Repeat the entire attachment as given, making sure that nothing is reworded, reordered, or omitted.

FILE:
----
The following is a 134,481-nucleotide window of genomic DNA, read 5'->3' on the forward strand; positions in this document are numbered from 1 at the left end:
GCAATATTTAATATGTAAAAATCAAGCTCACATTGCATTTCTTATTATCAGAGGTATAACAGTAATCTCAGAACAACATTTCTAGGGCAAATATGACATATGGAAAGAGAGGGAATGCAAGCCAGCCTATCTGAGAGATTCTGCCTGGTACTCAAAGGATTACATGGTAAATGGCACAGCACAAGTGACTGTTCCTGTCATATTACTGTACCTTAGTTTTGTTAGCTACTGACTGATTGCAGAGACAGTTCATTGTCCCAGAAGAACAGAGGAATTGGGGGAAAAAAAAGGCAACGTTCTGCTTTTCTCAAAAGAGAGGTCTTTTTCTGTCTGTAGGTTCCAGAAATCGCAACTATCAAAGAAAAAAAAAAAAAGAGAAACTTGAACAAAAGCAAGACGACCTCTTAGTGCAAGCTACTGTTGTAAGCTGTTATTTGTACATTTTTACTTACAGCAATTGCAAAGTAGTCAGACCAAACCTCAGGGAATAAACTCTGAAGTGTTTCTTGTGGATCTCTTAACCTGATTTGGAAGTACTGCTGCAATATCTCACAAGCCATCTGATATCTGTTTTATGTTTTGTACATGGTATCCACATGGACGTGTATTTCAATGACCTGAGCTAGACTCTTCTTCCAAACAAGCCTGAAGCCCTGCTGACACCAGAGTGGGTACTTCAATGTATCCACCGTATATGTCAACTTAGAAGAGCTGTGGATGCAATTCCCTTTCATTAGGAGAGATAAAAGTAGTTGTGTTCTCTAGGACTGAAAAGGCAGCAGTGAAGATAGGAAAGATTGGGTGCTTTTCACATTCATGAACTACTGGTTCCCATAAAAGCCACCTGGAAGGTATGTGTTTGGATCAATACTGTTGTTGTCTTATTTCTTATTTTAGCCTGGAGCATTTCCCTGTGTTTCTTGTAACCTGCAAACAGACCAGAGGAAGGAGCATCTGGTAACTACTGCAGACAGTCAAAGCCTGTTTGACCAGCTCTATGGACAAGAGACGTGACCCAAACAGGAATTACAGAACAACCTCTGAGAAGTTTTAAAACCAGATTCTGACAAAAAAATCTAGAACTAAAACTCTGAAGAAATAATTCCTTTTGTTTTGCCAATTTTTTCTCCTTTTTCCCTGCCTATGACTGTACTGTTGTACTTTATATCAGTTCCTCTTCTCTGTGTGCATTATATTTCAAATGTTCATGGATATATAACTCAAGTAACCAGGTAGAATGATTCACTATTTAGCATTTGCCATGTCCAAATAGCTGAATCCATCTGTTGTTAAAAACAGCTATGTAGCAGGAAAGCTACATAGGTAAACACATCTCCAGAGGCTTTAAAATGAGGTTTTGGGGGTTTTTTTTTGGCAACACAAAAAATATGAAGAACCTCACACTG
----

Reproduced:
The following is a 134,481-nucleotide window of genomic DNA, read 5'->3' on the forward strand; positions in this document are numbered from 1 at the left end:
GCAATATTTAATATGTAAAAATCAAGCTCACATTGCATTTCTTATTATCAGAGGTATAACAGTAATCTCAGAACAACATTTCTAGGGCAAATATGACATATGGAAAGAGAGGGAATGCAAGCCAGCCTATCTGAGAGATTCTGCCTGGTACTCAAAGGATTACATGGTAAATGGCACAGCACAAGTGACTGTTCCTGTCATATTACTGTACCTTAGTTTTGTTAGCTACTGACTGATTGCAGAGACAGTTCATTGTCCCAGAAGAACAGAGGAATTGGGGGAAAAAAAAGGCAACGTTCTGCTTTTCTCAAAAGAGAGGTCTTTTTCTGTCTGTAGGTTCCAGAAATCGCAACTATCAAAGAAAAAAAAAAAAAGAGAAACTTGAACAAAAGCAAGACGACCTCTTAGTGCAAGCTACTGTTGTAAGCTGTTATTTGTACATTTTTACTTACAGCAATTGCAAAGTAGTCAGACCAAACCTCAGGGAATAAACTCTGAAGTGTTTCTTGTGGATCTCTTAACCTGATTTGGAAGTACTGCTGCAATATCTCACAAGCCATCTGATATCTGTTTTATGTTTTGTACATGGTATCCACATGGACGTGTATTTCAATGACCTGAGCTAGACTCTTCTTCCAAACAAGCCTGAAGCCCTGCTGACACCAGAGTGGGTACTTCAATGTATCCACCGTATATGTCAACTTAGAAGAGCTGTGGATGCAATTCCCTTTCATTAGGAGAGATAAAAGTAGTTGTGTTCTCTAGGACTGAAAAGGCAGCAGTGAAGATAGGAAAGATTGGGTGCTTTTCACATTCATGAACTACTGGTTCCCATAAAAGCCACCTGGAAGGTATGTGTTTGGATCAATACTGTTGTTGTCTTATTTCTTATTTTAGCCTGGAGCATTTCCCTGTGTTTCTTGTAACCTGCAAACAGACCAGAGGAAGGAGCATCTGGTAACTACTGCAGACAGTCAAAGCCTGTTTGACCAGCTCTATGGACAAGAGACGTGACCCAAACAGGAATTACAGAACAACCTCTGAGAAGTTTTAAAACCAGATTCTGACAAAAAAATCTAGAACTAAAACTCTGAAGAAATAATTCCTTTTGTTTTGCCAATTTTTTCTCCTTTTTCCCTGCCTATGACTGTACTGTTGTACTTTATATCAGTTCCTCTTCTCTGTGTGCATTATATTTCAAATGTTCATGGATATATAACTCAAGTAACCAGGTAGAATGATTCACTATTTAGCATTTGCCATGTCCAAATAGCTGAATCCATCTGTTGTTAAAAACAGCTATGTAGCAGGAAAGCTACATAGGTAAACACATCTCCAGAGGCTTTAAAATGAGGTTTTGGGGGTTTTTTTTTGGCAACACAAAAAATATGAAGAACCTCACACTG